A few feet away, Mulready is chatting with Charlie, asking him why he'd support racial preferences rather than economically-based ones. "Because affirmative action's about a legacy of racial oppression," Charlie says. "It's about compromising admissions standards," Mulready devil's-advocates, and Charlie says, "That's bull." He goes on to talk about leveling the playing field, and Mulready interrupts, saying that the argument Charlie should be using is that grades are from the past, and admissions are about future potential and ability to thrive if given opportunities. "Studies show," he says, "that affirmative-action admits have a higher predisposition to contribute to society." Charlie looks at him suspiciously, then says, "Hang on. I gotta write this down." Heh.
Toby, standing near Jed and Lang, tucks something he's holding back into his breast pocket. Jed stops him and takes it back from him. Jed explains to Lang that Toby has a little daughter, and that he would like at some point to be able to give her his copy of the Constitution, signed by the first female chief justice. Jed hands over the little booklet, and she somewhat shyly asks for a pen. She signs her name, and Toby asks her to add her title. "That's a bit premature," she says nervously. "No," Jed says. She adds the title, and Toby thanks her. C.J. says it's time to go into the press conference.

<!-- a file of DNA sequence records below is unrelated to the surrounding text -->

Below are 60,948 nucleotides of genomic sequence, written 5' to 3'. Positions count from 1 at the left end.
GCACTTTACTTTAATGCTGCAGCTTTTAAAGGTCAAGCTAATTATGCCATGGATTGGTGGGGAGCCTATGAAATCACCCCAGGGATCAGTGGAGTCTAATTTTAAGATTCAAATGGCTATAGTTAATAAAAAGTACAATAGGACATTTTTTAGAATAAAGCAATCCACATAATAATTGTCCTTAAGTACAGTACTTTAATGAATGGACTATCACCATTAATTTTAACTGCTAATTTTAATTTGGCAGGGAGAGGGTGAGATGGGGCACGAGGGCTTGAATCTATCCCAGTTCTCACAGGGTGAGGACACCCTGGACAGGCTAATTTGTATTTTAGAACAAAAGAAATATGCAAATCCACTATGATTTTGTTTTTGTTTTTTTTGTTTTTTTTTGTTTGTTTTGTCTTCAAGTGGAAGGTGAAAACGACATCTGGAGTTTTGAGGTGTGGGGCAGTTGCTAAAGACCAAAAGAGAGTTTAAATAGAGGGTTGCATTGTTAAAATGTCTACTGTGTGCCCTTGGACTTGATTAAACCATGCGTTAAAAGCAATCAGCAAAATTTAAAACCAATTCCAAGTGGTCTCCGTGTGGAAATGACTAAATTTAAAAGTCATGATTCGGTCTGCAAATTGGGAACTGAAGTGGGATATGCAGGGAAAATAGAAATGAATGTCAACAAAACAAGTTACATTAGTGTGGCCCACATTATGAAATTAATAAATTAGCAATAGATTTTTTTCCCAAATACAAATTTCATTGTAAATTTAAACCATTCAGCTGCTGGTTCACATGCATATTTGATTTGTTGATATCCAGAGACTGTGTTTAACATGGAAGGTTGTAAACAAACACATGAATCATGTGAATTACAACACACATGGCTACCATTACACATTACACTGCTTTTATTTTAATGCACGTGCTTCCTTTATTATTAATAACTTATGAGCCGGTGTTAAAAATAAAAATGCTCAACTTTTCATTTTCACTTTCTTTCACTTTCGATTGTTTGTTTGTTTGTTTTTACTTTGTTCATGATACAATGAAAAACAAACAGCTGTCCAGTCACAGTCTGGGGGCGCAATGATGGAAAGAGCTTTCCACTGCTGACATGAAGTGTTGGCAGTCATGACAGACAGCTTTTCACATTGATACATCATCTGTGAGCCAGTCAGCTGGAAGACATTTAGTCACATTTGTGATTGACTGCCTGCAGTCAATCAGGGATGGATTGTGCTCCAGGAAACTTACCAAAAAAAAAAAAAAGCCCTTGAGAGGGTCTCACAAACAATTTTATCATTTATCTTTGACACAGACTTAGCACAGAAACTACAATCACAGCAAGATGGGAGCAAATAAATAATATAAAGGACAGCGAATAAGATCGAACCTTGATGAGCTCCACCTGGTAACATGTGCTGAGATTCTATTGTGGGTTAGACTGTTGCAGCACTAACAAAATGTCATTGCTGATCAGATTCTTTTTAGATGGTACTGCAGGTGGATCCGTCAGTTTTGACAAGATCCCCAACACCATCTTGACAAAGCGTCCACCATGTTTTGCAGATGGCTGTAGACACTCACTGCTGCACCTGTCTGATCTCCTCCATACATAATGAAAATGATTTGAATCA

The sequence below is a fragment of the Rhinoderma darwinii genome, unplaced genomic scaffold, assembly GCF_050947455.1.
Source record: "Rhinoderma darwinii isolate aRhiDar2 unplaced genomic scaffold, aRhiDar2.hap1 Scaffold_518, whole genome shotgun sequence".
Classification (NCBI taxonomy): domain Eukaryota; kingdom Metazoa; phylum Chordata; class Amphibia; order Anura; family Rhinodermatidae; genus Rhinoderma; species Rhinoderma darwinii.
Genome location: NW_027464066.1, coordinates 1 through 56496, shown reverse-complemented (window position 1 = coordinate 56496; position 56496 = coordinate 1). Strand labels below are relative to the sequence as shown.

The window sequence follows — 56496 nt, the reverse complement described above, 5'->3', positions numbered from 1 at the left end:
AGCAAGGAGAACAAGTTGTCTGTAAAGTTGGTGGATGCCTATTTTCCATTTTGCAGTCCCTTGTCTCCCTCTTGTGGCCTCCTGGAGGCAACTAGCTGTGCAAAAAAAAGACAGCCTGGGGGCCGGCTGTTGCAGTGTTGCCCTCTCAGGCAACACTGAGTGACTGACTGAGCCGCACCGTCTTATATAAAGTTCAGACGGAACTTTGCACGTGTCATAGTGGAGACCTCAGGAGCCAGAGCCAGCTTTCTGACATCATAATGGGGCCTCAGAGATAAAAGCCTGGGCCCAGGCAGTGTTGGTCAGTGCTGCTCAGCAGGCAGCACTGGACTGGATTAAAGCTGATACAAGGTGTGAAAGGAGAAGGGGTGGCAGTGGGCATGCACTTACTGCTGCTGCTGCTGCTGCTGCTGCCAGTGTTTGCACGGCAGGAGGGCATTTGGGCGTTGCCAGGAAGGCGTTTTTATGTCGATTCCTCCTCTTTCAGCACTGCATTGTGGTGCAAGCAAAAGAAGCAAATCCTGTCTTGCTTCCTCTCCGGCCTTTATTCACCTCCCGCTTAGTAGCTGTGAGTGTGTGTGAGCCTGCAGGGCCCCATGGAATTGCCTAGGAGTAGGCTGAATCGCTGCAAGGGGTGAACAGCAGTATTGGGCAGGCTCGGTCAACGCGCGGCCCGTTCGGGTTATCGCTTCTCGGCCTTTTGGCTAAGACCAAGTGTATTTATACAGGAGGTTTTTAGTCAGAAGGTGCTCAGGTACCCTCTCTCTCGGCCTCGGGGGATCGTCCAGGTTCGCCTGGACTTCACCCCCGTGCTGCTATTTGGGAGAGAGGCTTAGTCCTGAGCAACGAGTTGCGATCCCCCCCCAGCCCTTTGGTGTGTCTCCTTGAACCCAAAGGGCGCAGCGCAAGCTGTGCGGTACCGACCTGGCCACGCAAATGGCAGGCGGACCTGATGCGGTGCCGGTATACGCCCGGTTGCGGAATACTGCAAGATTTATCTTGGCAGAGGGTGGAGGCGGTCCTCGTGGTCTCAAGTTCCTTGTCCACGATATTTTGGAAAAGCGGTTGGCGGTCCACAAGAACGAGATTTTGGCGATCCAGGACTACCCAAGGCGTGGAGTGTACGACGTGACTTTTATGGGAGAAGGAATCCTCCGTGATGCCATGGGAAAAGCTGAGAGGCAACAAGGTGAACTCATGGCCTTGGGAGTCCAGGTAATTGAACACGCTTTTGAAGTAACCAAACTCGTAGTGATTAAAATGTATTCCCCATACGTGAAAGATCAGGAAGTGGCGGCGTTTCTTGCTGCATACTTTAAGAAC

C.J. introduces Jed to an applauding press corps. He introduces Lang. He introduces Mulready. Both as nominees for the Supreme Court. Toby and Josh look on proudly. The three of them -- Jed and his two nominees -- stand in front of the crowd.
There are a lot of uncertainties about this ending -- how it would play out, whether the advocacy groups would truly be conquered by the deal, whether Jed would be bruised by the fact that Ashland's resignation actually makes the whole thing look like a very obvious setup and payoff, which could backfire on everyone involved. Nonetheless, it would be nice if you could do this -- be an advocate for reasoned debate rather than the unobjectionable safe play. It was well done, though, and I certainly would like to believe there will be more like it. It remains to be seen whether this will actually happen.